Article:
Indridason, Arnaldur - 'Strange Shores' (translated by Victoria Cribb)
"You will find Beggi, won't you?"
Iceland, East Fjords.
Erlendur Sveinsson, the policeman from Reykjavik, is back on one of his visits to the eastern region where he grew up, camping out in his family's ruined croft. He stands amongst the drizzly crags and watches the hunter approach, an old man hunting a fox that got one of his lambs. Erlendur asks if he may accompany him and together they move further uphill and wait in a hide for the vixen. The hunter, sharing his bread and mutton pâté, tells Erlendur that he knows who he is and that he remembers the search parties looking for Erlendur and his little brother all those years ago. Locals say they spot him from time to time, walking the hills and sleeping in the ruined farmhouse. Is he still looking for his brother? No, says Erlendur, and asks the hunter about Matthildur, a woman his mother had known slightly and who disappeared during a storm in 1942, the same storm that killed some British soldiers who got lost on the moors.
Erlendur's talk with the hunter leads him to visit Matthildur's sister, now in her eighties but still living in Reydarfjördur. He explains that he is interested in the stories of "missing people" and asks about Matthildur's disappearance. She tells him that Matthildur was married to a fisherman from the next fjord and that she was supposed to have set out to walk over the moors to visit her mother in Reydarfjördur on the day she was lost in the blizzard. She was never found. Later there were rumours that Matthildur was running away from her husband on the day she disappeared. Stupid gossip followed – that Matthildur's ghost had haunted the husband and caused his drowning in a shipwreck.
Erlendur goes on to visit a fisherman who knew the husband. There is little more that he can add to the story of Matthildur's disappearance but as Erlendur is saying good-bye, he spots a small object, battered and grey, amongst a collection of bits and pieces in the old man's kitchen. It looks like the remains of a toy car, similar to the one given to his younger brother by their father. The old man says that he found it in a fox's hole up on Hardskafi and he doesn't know why he kept it. Seeing the effect it has on Erlendur, he gives it to him. In a daze, Erlendur parks by the shore, thinking about Matthildur and staring at the remains of the metal toy. Erlendur had been envious of the little red car. His brother, Beggi, had loved it. He was carrying it in his glove when he went missing...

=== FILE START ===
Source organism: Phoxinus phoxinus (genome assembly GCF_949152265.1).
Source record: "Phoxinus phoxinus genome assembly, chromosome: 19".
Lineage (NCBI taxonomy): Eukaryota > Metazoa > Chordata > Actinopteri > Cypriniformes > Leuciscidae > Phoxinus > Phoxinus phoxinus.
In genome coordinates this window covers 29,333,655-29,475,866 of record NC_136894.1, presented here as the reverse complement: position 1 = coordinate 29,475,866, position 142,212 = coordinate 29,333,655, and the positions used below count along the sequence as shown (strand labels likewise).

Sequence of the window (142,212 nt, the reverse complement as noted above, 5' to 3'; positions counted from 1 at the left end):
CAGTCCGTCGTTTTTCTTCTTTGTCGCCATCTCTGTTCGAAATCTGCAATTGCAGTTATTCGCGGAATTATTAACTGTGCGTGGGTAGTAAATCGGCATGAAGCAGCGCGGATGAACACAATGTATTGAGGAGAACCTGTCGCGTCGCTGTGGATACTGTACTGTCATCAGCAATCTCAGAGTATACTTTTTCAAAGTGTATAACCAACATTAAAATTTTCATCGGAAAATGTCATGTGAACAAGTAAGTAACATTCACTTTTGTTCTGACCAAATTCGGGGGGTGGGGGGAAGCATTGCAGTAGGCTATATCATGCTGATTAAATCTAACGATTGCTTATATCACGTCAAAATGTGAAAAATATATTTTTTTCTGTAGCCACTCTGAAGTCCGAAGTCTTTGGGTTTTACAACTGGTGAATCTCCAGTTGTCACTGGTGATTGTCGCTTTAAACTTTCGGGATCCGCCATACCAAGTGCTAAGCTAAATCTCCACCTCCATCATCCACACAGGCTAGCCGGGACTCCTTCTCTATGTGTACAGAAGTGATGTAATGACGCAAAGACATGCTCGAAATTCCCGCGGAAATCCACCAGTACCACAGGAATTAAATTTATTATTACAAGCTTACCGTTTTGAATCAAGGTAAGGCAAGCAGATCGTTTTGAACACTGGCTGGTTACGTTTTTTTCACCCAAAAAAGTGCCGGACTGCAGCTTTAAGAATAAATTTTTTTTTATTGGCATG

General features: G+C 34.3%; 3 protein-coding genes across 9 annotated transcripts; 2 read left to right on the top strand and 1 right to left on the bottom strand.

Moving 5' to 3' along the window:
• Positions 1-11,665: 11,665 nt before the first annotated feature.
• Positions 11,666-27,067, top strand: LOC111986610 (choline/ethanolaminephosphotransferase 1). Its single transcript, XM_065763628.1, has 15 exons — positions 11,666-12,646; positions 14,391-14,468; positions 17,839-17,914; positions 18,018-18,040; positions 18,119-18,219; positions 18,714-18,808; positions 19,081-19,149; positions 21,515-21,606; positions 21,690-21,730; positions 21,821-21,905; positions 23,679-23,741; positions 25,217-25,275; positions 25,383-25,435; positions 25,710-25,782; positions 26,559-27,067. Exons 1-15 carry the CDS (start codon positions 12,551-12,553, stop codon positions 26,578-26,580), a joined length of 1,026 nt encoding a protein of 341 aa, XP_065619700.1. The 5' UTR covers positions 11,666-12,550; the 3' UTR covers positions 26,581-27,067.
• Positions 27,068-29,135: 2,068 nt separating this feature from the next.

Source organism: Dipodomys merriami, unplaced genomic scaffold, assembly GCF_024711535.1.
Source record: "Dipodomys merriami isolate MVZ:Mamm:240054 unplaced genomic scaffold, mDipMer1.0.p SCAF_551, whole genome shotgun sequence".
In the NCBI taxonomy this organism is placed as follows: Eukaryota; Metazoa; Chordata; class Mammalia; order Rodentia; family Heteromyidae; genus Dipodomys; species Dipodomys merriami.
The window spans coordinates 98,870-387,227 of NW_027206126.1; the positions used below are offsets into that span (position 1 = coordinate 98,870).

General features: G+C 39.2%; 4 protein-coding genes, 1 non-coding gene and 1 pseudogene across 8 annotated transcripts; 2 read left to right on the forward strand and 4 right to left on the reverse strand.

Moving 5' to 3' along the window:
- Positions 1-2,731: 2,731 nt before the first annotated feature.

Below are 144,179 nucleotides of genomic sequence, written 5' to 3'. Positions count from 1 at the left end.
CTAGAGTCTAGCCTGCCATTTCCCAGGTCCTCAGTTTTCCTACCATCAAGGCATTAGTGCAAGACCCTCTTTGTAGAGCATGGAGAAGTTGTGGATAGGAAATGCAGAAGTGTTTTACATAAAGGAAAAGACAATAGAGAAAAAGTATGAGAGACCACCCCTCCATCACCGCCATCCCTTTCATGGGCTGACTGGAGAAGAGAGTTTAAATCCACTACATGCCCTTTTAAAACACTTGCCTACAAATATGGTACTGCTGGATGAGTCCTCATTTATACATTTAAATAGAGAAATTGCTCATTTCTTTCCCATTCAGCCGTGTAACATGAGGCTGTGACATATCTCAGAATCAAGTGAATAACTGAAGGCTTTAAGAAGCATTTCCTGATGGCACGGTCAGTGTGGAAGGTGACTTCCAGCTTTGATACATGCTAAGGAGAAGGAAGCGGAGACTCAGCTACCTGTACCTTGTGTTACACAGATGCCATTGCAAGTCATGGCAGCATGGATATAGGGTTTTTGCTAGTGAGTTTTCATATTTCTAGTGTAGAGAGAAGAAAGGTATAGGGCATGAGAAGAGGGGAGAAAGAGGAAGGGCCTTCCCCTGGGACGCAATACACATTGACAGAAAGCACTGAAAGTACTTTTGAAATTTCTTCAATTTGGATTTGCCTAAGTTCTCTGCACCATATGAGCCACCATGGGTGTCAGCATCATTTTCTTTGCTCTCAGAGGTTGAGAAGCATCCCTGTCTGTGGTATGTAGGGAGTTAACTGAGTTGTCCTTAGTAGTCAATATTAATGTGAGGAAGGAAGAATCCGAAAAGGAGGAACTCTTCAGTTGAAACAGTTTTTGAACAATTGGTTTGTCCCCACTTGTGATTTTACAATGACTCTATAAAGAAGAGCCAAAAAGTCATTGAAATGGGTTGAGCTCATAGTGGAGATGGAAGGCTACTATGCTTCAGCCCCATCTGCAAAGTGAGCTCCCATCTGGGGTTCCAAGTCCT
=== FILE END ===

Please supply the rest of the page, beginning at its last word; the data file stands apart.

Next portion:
Award-winning Icelandic writer Arnaldur Indridason has written eleven novels (not all translated into English) featuring the morose Reykjavik detective Erlendur Sveinsson. When asked if STRANGE SHORES was his goodbye to the character, he replied: "I'm not sure I've said goodbye". He has also said that it is up to the reader to decide if this is Erlendur's last appearance. Set in the remote Eastern Fjords of Iceland where Erlendur spent his childhood, STRANGE SHORES takes Erlendur back to the time of his younger brother's disappearance during a sudden blizzard. It was a tragedy that caused the family to leave their farm and move to Reykjavik but on this trip back, Erlendur becomes obsessed by another blizzard disappearance, that of Matthildur, a young woman who went missing many years before. In a characteristically relentless search for the truth, Erlendur roams the fjord settlements interviewing her surviving family and friends. His character is such that he protects his own privacy whilst obsessively excavating the buried secrets of others and this painful persistence earns him their hostility. But slowly he uncovers the truth, arriving as he does so at some kind of resolution about the fate of his brother.
In Victoria Cribb's seamless translation, STRANGE SHORES tells the story of a generation and way of life that is disappearing from contemporary Iceland. Above all it is an exploration of the damage caused by grief and guilt, both for Erlendur and for the people surrounding Matthildur, and although Erlendur fans may be divided over this book I come down firmly on the "pro" side. It's a moving tribute to Indridason's enduring character, detective Erlendur Sveinsson.
Read another review of STRANGE SHORES.
Lynn Harvey, England
last updated 9/11/2014 09:37